How to Bully-Proof Your Teen for Back-to-School


jiu-jitsuYou don't need me to tell you about the outrageously out-of-hand bullying epidemic going on in this country right now. It seems like there's another unbelievably tragic tale in the news every other day about a teen who was bullied to death -- to death! Think about that. I mean, really think about it. At no other time during history has adolescent bullying been marked by its high fatality rate.

We teach our kids that physical violence is wrong. Schools have "zero-tolerance" policies regarding fighting of any kind. That's all well and good, but some kids listen ... and some kids don't.

That's why all kids need to know how to fight back, just in case.

Just ask Martin Hendricks, the Denver 12-year-old who was bullied for so long that his grades dropped and he hated going to school. (Experts say over 150,000 kids miss school every day because they're afraid of being bullied.)

Fed up and afraid, Martin's mother Wendy finally sent him to a summer program in Brazilian jiu-jitsu designed specifically for bullied kids at the Gracie Academy in California. Jiu-jitsu is a relatively non-violent but extremely effective form of self-defense. The focus is "eliminating fear of injury through technique and preparation," which gives kids the confidence to stand up to bullies: First verbally, and then, if that doesn't work, physically.

When Martin returned to school and the same old bully got back to his old tricks -- taunting, shoving, throwing things in the lunch room -- Martin followed the plan his instructor gave him. He tried speaking up, telling the bully to leave him alone.

When the (bigger, stronger) bully responded with a punch, Martin jumped off a bench, shoved the bully in the chest while he was still in mid-air, then pinned him on the floor with his knee and arms. Martin's tormentor was powerless at last.

Rock star!!! Can you imagine what a life-changing moment that was for Martin? He didn't even hurt the kid, just scared the hell out of him -- so much so that the bully ended up apologizing to him in front of the whole school. Which, come to think of it, means that the face-off was probably just as life-changing for the bully as it was for Martin.

I'm not advocating violence or fighting fire with fire or anything like that. BUT I do very much believe that kids need to know how to defend themselves.

Sometimes just the confidence of knowing you can defend yourself is enough to keep bullies away.

Do you think we should teach our teens how to fight back?


Image via superwebdeveloper/Flickr

bullies, school, safety


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elibee elibee

Right on Martin!

Boobo... Boobookittt74

Love stories like that. But as far as that no violence thing. Hey I find nothing wrong with one if them bullied just plain gettin their ass kicked.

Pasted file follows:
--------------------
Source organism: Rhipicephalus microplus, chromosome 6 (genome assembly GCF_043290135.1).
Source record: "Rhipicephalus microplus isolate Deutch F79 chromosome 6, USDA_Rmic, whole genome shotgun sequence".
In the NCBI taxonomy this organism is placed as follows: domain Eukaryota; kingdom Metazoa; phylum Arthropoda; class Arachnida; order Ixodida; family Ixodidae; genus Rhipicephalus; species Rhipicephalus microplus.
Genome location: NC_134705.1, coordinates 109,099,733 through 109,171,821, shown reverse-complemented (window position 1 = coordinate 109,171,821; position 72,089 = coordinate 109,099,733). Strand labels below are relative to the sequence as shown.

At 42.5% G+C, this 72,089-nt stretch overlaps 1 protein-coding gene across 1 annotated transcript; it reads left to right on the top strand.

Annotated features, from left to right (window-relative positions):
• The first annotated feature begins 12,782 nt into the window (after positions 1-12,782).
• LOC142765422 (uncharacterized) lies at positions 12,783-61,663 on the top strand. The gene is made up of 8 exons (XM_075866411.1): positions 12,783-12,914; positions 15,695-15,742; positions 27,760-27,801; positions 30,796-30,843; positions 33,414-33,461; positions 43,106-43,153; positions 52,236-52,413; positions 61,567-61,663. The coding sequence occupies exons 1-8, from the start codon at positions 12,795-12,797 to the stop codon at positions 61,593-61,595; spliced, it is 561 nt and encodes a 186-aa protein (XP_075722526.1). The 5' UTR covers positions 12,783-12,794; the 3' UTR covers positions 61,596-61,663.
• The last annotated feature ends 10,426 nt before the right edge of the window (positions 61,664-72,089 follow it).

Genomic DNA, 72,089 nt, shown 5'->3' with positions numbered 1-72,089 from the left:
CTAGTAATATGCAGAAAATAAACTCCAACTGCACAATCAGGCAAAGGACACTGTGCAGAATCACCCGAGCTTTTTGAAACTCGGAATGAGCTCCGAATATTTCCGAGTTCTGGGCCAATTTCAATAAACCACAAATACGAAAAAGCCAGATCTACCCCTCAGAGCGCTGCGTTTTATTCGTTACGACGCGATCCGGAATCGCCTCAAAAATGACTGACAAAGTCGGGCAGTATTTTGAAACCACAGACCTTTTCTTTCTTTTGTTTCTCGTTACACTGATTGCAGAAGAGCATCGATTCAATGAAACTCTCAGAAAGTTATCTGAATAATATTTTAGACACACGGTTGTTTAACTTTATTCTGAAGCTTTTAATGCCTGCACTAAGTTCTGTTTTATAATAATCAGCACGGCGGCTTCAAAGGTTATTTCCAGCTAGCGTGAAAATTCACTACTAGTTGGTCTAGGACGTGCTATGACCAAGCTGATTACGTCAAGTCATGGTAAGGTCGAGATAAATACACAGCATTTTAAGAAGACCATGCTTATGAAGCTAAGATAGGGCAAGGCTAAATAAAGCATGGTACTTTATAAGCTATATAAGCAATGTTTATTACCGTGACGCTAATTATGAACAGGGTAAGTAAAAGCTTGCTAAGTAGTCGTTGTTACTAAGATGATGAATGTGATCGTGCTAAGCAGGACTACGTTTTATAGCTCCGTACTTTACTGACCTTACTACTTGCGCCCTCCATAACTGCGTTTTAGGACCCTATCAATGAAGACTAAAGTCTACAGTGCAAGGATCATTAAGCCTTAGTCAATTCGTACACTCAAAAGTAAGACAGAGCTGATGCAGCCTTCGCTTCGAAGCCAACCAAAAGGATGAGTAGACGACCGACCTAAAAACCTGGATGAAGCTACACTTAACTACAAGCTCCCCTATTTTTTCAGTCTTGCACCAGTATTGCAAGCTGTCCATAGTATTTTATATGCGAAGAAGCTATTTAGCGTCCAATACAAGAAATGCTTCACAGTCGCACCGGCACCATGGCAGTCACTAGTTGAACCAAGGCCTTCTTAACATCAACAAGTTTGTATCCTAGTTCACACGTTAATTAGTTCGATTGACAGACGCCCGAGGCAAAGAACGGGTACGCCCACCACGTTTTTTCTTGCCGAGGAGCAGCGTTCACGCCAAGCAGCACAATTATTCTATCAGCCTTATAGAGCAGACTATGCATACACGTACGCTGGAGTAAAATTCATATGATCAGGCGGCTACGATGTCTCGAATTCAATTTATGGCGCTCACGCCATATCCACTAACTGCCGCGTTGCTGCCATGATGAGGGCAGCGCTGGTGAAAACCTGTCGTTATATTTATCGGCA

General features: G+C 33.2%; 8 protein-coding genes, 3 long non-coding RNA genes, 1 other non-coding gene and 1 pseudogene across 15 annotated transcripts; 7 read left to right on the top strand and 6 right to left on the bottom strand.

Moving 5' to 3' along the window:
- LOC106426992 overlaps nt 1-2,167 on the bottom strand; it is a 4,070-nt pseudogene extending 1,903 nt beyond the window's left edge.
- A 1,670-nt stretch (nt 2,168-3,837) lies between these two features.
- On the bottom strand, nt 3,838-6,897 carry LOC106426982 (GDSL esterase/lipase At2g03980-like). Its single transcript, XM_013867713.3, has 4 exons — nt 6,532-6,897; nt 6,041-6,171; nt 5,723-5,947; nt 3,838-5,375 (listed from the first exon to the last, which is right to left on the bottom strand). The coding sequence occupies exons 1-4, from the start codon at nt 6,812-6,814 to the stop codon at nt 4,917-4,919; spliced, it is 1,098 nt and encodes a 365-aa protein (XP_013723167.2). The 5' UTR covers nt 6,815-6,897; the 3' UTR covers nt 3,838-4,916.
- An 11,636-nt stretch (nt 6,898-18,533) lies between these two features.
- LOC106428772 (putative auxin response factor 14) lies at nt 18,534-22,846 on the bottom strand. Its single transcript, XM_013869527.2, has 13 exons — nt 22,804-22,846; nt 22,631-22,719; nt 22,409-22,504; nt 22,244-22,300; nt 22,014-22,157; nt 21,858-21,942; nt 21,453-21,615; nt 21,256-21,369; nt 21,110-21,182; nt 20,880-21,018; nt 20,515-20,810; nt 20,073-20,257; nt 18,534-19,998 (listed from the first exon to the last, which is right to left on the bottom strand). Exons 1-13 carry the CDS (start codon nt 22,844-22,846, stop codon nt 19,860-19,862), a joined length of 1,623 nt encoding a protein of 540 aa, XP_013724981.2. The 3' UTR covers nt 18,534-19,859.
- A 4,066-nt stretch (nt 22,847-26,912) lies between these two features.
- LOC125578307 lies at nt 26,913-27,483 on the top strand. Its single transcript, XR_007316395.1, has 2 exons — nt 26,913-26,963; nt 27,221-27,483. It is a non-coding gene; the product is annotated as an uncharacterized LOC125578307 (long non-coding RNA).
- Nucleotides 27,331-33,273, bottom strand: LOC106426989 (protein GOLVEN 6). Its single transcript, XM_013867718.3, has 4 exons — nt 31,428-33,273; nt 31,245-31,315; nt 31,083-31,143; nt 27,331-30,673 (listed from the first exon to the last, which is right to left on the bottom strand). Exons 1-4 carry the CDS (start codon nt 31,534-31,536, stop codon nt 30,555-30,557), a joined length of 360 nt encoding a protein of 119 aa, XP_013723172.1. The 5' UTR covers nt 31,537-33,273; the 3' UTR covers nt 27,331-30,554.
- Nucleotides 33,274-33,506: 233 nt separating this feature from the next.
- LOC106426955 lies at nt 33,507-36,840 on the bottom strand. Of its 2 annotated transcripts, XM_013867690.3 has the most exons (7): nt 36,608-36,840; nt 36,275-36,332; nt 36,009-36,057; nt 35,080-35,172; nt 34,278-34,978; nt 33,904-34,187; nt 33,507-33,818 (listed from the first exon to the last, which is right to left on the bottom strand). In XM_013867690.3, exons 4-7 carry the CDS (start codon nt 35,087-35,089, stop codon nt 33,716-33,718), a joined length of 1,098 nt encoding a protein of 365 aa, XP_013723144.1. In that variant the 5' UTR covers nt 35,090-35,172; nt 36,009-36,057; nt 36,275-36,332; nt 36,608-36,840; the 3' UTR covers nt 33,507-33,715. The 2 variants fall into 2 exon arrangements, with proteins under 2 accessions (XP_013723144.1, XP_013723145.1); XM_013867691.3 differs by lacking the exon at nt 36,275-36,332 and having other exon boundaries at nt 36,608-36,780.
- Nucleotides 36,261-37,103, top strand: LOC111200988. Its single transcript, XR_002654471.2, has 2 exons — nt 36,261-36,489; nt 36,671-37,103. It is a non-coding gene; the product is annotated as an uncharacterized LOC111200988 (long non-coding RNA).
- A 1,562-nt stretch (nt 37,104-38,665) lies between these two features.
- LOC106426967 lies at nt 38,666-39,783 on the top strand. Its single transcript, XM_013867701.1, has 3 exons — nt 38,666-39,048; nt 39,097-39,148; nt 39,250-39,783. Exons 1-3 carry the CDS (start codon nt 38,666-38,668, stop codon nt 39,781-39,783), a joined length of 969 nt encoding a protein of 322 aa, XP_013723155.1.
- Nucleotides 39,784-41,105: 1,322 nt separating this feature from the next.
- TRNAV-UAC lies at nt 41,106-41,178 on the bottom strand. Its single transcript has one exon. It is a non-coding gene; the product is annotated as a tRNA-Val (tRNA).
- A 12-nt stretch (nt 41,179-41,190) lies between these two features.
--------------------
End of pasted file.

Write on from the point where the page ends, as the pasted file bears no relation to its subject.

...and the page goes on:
Beths... Bethsunshine

The problem is, in many schools, if a kid fights back, he or she gets in trouble as well. I think that sucks!!

PonyC... PonyChaser

Beth beat me to the punch, as it were... In most schools, Martin would have been busted under these stupid "Zero Tolerance" rules, and he'd have been treated as just as much of a bully as his bully is.

That said, I completely agree with you. The only reason that bullies are bullies is that we let them be. We are only powerless if we allow ourselves to be.

Teach your kids the old adage, "sticks and stones may break my bones, but names will never hurt me". Because that's all they are. NAMES. Stupid words. And yes, words can hurt - IF they come from someone who matters. We have to teach them that these bullies are pipsqueaks who simply don't matter. Don't give them the power!!

And yes, that's easier said than done. But it starts with a kid learning his worth at home, learning that his worth is *inside* him, not in how well he throws a ball, or does a math problem, or plays a piano. All of that is icing on the cake. Teach your kid to spar, verbally. YOU call him names, and teach him how to diffuse the situation with humor or intelligence. Teach him how to wrestle... don't discourage your kids from being puppies on the floor, rolling around and pounding on each other (within reason, of course). They're learning body awareness and self-defense. Enroll them in classes if they need more education. Teach them to find true friends and keep them close; they will stand behind him when Mr. Idiot Bully comes to call.

But *don't* give those bullies the power. That's what they crave.

SandM... SandMsMama

hell yea!! we need to de-pansy Americans!! too many mommies out there doing shit like moa and interfering in places they shouldn't, bootcamp, for example.

nonmember avatar Nicole

My answer is an astounding yes. My daughter had been the target of bullies in her previous school and she was also physically hurt by one punching her in the face. She had it ground into her head by the ninnys in the public school system that defending yourself is wrong in any shape or form (even talking back to the bully to tell them to leave you alone). I have always been a voice for the rights for anyone to defend themselves.

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